I also drilled the airbox top cover flange to the fiberglass shell this weekend – except for the part in front of the upward bend that is. The plans say to wait on that part until the vertical alignment of the top plate is set with the cowl opening. The bare fiberglass shell is kinda ugly so I sanded it and sprayed on a coat of white primer. An hour later I found a bazillion pin holes so I put on an additional coat of UV smooth prime because it fills the pin holes better than Stewart Systems primer.



I also carved the airbox foam block enough to fit it into the front air intake opening. This is in preparation for carving out a hole and laying up a fiberglass tunnel to the air box. I have to wait until the air box is assembled and back on the engine and aligned before I bond this plug in place and start carving.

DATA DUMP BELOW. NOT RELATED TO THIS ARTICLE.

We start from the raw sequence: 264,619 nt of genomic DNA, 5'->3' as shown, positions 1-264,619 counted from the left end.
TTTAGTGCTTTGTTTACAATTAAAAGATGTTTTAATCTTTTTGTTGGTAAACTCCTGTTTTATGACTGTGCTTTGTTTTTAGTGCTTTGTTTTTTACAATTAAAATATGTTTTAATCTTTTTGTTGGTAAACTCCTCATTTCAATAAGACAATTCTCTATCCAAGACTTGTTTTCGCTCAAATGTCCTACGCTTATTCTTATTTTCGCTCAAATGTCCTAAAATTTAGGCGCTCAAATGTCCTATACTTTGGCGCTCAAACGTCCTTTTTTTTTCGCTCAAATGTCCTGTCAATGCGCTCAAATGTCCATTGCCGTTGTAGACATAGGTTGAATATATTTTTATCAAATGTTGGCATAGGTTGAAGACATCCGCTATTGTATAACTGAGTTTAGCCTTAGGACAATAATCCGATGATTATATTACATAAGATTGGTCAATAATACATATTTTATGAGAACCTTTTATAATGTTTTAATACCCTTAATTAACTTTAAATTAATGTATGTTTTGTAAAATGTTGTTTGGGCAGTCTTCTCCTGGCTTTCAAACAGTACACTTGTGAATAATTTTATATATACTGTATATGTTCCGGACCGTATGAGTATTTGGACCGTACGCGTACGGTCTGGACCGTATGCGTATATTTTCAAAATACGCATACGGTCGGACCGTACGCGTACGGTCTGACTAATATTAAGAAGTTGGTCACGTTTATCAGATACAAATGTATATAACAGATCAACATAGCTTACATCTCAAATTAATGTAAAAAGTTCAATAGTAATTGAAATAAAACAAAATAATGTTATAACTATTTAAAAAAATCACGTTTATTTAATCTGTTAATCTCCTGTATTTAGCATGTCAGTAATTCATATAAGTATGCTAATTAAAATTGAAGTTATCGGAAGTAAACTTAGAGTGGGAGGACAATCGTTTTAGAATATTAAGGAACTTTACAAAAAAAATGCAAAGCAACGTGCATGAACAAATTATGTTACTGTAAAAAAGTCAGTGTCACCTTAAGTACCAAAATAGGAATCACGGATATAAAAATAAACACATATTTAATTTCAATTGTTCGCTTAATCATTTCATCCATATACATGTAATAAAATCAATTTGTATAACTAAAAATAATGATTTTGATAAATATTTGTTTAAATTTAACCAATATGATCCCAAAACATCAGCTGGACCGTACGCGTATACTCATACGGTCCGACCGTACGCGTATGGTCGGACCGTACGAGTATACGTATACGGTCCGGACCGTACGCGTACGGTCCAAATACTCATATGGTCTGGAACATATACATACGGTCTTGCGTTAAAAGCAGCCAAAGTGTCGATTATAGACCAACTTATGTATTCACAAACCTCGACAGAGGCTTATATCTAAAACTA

This photo shows the approximate line around the intake scoop that I am considering cutting to make the scoop removable for easier cowling installation. The line will be at the top of the tape leaving just enough room for a ring of screws (probably six).


Filtered Air Box Construction – 1.5 hrs

April 24, 2013 Leave a comment

Wednesday Apr 24, 2013

A couple of days ago I cut out a piece of .025 thick alclad sheet to fit into the bottom of the filtered air box fiberglass shell. That is because I have heard of cases where vibration caused the filter to literally rub through the fiberglass. The aluminum sheet just provides a harder surface against which the filter contacts so hopefully, if anything, the filter will wear and not the aluminum. I glued the aluminum sheet into the shell using ProSeal and tonight it was pretty well set up.

The evolution of the filtered air box continued tonight as I fit the top plate to the fiberglass shell. The top plate needs to bend upward near the air inlet so I cut two notches in the side walls and made a slight bend between those two notches so the top plate generally follows the angle of the fiberglass shell.